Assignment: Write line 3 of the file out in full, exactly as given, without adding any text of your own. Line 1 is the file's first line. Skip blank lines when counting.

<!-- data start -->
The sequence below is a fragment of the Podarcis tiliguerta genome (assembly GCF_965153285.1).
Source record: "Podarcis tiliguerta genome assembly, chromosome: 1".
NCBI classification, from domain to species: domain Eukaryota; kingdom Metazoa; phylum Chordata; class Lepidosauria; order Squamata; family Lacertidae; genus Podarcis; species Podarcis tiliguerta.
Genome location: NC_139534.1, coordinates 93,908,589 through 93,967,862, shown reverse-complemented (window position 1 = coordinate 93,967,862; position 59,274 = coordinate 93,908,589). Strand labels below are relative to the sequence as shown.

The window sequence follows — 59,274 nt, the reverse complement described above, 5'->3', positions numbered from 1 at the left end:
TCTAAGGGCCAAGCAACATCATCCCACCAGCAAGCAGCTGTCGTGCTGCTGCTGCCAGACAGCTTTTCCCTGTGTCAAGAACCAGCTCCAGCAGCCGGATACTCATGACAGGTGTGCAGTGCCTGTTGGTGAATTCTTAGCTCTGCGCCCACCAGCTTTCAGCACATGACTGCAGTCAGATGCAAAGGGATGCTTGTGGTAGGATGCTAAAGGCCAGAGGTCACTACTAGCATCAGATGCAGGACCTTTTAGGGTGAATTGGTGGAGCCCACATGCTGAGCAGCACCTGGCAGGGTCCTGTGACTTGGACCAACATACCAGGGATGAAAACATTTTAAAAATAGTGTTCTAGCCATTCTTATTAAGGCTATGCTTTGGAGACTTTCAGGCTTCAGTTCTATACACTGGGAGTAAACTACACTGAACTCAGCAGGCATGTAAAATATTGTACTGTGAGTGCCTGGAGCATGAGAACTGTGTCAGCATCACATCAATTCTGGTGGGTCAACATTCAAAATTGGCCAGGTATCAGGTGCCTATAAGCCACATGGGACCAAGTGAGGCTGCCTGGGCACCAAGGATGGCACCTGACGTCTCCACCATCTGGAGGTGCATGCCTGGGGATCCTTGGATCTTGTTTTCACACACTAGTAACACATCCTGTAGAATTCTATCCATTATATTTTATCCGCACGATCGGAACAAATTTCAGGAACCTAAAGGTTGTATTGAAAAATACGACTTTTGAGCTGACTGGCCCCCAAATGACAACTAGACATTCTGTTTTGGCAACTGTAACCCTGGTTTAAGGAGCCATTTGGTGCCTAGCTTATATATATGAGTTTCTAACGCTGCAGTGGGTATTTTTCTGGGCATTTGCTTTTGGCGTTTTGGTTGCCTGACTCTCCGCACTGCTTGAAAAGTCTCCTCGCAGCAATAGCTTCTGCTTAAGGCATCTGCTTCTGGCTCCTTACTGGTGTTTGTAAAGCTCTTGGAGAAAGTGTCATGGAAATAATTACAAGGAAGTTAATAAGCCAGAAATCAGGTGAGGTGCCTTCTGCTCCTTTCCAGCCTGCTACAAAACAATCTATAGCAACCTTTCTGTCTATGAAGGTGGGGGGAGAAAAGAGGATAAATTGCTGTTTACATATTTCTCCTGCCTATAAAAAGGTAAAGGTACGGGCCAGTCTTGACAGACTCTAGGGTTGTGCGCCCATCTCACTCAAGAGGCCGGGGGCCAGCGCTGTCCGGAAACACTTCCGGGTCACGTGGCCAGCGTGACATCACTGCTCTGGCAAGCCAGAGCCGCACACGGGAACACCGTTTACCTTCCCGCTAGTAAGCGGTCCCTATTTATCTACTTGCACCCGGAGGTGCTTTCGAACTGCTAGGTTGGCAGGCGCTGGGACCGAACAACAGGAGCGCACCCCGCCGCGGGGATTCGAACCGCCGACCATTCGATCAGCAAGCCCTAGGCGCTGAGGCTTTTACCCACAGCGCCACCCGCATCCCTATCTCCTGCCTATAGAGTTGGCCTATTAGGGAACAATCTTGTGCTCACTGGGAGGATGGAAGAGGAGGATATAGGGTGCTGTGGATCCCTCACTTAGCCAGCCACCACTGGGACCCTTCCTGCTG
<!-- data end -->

NCBI classification, from domain to species: domain Eukaryota; kingdom Metazoa; phylum Chordata; class Lepidosauria; order Squamata; family Lacertidae; genus Podarcis; species Podarcis tiliguerta.